Emotional attachment to the Charlotte area has held steady for the last three years and remains above the national average, despite the recession, a three-year Gallup poll of residents in Charlotte and 25 other U.S. cities found.

November 16, 2010

'Residents rated Lexington area as significantly more open for families with young children'

From LuAnn Farrar's Kentucky News Review, Nov. 16, 2010: 

The John S. and James L. Knight Foundation has released its study results from "Soul of the Community." The organization's research included Lexington. According to a the foundation, the intention of the study is to identify "factors that emotionally attach residents to where they live. Some of these community characteristics that drive attachment were rated highly by residents, and are therefore community strengths while others were rated lower, making them opportunities for improvement.

November 16, 2010

'Daily Grinder: Philadelphia Studies'

From Philadelphia Weekly, Nov. 16, 2010:

OK, we don’t want you to start your Tuesday off too sad: If you’re in Philly too long, this city will eat you alive – nah, just kidding, sorta. It’ll actually help you grow an “emotional bond” which will keep you here, forevermore. And that emotional bond, according to a new study conducted by Gallup and paid for by the Knight Foundation, found that social offerings, openness and beauty were more important to Philadelphians than, say, safety and perceptions about the economy. Therefore – keeping up? – the vague ideas of “social offerings” and “beauty” of the city are the only things that keep the slow, steady economic machine moving at all! [Philadelphia Business Journal]

November 15, 2010

'St. Paul residents passionate about their city'

 From the Minneapolis Star-Tribune, Nov. 15, 2010: 

St. Paul residents are more attached to their city than folks in many other cities and that could mean good things for the local economy, according to a study released Monday.

The Soul of the Community report by Gallup and the Knight Foundation, based on three years of data, looked at 25 other cities to gauge people's passion for where they live.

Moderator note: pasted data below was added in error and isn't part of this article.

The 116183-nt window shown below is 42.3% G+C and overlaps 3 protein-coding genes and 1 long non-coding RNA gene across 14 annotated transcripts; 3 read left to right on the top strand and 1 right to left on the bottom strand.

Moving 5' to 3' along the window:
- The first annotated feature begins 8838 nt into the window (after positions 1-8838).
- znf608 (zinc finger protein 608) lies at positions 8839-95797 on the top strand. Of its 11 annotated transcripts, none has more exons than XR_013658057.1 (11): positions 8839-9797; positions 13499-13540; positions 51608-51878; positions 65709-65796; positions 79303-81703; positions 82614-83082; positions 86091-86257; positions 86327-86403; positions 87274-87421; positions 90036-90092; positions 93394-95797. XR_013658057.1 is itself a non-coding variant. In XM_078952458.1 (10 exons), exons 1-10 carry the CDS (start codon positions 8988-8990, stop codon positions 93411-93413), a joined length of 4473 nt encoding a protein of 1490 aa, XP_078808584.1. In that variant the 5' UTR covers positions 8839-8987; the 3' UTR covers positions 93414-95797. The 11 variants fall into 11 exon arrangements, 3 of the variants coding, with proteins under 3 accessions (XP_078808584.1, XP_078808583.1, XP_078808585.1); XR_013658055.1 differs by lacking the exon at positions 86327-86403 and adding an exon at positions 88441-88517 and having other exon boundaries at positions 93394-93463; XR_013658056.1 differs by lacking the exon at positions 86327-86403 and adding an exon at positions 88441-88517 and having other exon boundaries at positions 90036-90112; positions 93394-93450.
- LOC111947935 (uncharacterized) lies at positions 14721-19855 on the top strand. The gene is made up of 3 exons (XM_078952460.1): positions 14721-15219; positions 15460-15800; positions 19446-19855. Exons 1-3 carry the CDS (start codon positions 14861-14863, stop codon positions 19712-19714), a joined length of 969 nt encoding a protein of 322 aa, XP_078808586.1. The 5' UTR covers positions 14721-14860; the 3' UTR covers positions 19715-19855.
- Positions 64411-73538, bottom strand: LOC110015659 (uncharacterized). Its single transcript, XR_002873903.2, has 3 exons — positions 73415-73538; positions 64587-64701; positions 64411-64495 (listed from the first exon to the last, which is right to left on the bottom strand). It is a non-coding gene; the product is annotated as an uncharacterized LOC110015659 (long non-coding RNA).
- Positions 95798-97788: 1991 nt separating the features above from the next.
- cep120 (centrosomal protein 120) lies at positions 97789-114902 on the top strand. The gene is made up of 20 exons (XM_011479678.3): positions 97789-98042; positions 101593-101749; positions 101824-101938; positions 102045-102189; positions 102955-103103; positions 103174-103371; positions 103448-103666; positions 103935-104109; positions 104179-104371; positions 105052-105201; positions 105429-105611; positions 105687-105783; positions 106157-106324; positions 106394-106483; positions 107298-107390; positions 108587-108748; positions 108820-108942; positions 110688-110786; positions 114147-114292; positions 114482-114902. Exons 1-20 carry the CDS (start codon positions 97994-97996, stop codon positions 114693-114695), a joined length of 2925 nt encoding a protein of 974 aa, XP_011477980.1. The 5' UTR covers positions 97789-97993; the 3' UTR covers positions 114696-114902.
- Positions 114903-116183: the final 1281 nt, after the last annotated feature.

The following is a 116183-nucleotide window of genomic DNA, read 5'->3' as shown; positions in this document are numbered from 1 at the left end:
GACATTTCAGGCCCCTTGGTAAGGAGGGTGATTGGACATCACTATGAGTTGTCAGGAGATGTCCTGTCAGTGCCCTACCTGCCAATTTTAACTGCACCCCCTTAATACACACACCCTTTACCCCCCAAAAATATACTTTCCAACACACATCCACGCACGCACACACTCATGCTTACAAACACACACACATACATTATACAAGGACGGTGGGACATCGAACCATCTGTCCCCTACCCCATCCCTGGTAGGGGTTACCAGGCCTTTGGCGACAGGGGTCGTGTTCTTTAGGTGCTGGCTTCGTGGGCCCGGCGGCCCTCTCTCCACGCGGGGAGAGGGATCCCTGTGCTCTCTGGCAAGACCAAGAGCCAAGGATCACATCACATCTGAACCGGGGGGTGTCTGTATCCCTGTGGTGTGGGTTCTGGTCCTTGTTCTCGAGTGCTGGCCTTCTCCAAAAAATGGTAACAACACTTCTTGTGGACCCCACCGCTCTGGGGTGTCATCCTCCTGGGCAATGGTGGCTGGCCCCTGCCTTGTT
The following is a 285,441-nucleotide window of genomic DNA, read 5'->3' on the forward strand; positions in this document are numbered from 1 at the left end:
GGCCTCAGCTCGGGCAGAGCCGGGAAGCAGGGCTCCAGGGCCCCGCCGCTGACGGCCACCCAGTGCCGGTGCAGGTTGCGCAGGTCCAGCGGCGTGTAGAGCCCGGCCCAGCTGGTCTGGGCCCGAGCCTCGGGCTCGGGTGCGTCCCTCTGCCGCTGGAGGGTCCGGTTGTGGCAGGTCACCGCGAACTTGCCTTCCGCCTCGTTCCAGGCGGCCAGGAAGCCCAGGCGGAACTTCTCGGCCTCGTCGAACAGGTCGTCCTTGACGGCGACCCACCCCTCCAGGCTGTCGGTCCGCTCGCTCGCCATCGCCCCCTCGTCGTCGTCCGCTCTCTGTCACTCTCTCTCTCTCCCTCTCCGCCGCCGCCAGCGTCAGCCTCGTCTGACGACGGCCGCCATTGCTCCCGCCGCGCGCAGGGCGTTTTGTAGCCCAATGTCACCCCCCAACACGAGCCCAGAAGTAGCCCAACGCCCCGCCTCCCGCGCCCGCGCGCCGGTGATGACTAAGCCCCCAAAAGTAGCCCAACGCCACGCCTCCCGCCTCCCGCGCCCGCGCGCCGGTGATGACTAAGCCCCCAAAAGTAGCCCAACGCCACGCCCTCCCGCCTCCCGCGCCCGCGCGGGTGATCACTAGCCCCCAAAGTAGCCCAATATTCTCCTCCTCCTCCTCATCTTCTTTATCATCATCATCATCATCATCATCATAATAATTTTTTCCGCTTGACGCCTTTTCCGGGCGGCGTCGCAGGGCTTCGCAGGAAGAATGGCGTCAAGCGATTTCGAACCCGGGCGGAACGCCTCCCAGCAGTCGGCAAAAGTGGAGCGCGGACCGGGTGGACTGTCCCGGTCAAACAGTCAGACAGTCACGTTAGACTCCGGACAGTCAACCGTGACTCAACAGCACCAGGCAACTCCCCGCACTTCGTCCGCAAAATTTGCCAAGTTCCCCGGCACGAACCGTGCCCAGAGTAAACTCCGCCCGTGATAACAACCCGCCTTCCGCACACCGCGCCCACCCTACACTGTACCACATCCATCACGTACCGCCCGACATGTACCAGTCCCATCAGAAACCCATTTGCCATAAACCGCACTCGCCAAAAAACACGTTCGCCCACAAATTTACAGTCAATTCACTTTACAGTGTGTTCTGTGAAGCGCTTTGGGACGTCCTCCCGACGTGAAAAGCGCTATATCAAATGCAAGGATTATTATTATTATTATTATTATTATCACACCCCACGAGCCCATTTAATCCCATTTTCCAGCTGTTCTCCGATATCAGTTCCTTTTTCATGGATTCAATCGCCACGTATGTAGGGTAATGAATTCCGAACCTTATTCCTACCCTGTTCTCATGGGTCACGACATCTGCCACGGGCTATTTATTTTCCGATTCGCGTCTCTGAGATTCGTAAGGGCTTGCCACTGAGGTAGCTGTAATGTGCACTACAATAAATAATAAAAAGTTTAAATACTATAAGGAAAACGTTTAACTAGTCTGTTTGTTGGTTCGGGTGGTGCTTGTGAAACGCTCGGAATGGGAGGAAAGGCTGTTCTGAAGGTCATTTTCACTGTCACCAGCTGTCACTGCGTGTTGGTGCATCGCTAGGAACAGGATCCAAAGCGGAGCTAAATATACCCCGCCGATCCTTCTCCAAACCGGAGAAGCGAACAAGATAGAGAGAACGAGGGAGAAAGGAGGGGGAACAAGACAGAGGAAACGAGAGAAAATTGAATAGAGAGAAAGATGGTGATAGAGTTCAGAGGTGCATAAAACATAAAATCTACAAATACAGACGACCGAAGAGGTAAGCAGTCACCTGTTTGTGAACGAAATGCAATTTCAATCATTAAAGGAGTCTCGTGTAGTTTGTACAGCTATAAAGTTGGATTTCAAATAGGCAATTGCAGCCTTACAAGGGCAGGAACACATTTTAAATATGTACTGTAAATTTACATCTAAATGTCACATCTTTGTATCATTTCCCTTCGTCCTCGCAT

November 15, 2010

'Knight Foundation: San Jose must woo tomorrow's work force'

 From the San Jose Business Journal, Nov. 15: 

A three-year study found that social offerings, openness and beauty are far more important to San Jose residents than their perceptions of the economy, jobs or basic services, according to a report Monday from the John S. and James L. Knight Foundation.San Jose residents feel that the city needs to improve its social offerings such as community events, entertainment venues, and arts and culture opportunities.Immigrants and job-seeking college graduates were perceived to be significantly less welcome in San Jose than in 2009.

November 15, 2010

'New research: If you love your town, prosperity follows'

 From The Christian Science Monitor: 

If you sometimes stop and wonder why you donate to your local school’s annual fundraiser, help plant trees on your town’s main drag or offer free hot cocoa at every street fair, the answer is because you're either very generous or you know what's good for your local economy.

Discover the soul of your community

Great schools, affordable health care and safe streets all help create strong communities. But is there something deeper that draws people to a city – that makes them want to put down roots and build a life?